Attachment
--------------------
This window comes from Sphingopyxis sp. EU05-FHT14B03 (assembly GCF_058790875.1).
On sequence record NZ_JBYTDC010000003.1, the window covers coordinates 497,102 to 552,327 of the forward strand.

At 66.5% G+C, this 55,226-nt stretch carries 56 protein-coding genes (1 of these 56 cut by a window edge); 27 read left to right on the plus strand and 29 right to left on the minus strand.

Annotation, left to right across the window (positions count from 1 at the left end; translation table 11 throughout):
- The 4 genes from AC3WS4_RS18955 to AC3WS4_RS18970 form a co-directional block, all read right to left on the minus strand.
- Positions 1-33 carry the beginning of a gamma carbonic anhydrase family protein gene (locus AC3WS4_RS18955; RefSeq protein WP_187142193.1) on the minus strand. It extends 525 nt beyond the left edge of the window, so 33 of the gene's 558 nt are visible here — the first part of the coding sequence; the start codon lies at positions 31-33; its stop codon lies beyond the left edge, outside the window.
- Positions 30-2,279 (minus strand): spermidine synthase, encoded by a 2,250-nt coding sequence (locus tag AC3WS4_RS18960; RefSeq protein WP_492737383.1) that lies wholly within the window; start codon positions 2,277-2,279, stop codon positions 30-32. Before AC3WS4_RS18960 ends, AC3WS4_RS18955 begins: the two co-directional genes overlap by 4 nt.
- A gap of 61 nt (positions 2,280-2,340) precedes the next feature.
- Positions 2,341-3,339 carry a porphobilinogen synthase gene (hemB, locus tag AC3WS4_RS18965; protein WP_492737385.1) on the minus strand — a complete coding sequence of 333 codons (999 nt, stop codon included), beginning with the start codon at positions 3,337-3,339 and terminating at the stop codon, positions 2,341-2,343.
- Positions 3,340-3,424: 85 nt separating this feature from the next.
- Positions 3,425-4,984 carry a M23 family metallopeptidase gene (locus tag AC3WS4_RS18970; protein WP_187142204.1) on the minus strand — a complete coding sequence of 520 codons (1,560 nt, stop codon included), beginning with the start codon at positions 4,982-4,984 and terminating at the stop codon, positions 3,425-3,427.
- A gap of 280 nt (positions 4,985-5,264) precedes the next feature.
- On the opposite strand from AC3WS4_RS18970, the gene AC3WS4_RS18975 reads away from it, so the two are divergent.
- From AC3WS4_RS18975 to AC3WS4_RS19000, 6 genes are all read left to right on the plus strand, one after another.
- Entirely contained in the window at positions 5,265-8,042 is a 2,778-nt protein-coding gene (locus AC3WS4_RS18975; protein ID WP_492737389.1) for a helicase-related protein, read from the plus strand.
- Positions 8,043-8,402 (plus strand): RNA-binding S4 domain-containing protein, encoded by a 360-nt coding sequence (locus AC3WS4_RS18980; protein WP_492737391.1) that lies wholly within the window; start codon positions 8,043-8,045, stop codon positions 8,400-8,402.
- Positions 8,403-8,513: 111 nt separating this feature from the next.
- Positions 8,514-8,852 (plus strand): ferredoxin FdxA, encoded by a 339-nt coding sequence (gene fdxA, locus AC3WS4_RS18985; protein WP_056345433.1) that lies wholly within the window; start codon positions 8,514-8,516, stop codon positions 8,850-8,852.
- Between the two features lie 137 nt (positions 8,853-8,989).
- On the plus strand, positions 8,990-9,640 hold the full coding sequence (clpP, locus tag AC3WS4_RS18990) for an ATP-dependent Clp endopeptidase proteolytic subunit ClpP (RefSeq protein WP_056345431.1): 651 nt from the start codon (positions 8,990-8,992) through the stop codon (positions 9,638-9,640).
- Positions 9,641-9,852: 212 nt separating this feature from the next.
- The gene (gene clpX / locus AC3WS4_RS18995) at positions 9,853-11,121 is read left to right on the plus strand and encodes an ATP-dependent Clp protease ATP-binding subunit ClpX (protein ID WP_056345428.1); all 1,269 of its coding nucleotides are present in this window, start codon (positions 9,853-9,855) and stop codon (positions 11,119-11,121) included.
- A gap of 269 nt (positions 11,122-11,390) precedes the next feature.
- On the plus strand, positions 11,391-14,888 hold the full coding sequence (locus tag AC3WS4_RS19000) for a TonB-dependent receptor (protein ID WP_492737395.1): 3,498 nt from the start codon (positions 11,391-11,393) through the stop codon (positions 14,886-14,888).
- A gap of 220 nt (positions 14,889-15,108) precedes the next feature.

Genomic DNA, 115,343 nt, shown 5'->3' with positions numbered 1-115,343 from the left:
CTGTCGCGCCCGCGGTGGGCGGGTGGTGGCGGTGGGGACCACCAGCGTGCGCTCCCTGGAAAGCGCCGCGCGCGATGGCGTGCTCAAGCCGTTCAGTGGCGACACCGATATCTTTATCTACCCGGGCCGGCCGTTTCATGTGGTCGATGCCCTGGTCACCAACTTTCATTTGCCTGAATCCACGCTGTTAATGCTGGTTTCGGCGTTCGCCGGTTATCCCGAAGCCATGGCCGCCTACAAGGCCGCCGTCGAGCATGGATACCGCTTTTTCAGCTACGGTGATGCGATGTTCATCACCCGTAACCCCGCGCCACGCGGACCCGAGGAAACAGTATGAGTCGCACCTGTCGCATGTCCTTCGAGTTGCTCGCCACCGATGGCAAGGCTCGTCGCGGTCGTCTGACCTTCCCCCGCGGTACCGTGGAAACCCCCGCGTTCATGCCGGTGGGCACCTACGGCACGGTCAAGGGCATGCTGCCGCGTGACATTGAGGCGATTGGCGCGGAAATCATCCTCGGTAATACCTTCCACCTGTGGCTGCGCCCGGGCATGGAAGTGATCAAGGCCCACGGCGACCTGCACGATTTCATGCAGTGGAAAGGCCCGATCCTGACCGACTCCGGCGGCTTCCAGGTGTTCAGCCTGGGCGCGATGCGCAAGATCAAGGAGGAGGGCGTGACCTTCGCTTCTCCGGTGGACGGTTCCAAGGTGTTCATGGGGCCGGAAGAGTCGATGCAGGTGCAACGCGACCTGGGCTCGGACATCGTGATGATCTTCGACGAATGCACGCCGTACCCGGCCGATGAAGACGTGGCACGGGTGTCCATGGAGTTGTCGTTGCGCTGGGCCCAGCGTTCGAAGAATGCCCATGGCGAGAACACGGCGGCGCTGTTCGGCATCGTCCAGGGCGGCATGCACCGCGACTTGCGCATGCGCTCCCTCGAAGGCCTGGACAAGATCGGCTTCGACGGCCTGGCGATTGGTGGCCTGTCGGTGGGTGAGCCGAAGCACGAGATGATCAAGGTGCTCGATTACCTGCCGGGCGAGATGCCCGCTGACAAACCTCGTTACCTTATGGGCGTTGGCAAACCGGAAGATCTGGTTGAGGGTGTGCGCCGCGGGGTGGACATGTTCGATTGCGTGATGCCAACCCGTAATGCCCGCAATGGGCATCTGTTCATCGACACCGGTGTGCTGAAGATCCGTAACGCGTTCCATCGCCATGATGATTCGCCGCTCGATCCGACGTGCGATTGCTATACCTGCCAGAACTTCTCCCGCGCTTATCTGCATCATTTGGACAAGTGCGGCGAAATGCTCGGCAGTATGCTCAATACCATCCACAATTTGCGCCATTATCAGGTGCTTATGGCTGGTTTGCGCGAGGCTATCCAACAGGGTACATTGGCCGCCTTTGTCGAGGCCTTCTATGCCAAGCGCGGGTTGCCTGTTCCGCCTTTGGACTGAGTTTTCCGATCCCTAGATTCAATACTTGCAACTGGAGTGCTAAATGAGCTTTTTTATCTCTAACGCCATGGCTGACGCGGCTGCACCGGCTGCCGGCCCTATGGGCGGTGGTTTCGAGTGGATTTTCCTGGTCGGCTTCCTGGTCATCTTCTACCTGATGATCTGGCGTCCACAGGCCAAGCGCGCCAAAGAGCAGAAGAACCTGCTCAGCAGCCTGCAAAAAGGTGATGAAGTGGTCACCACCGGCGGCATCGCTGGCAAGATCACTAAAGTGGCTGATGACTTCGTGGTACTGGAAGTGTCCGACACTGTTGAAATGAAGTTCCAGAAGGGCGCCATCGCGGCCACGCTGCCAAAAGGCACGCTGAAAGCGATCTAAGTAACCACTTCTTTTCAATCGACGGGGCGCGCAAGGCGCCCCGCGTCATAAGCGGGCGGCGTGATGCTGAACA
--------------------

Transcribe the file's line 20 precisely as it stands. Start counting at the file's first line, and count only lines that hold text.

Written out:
- On the plus strand, positions 8,990-9,640 hold the full coding sequence (clpP, locus tag AC3WS4_RS18990) for an ATP-dependent Clp endopeptidase proteolytic subunit ClpP (RefSeq protein WP_056345431.1): 651 nt from the start codon (positions 8,990-8,992) through the stop codon (positions 9,638-9,640).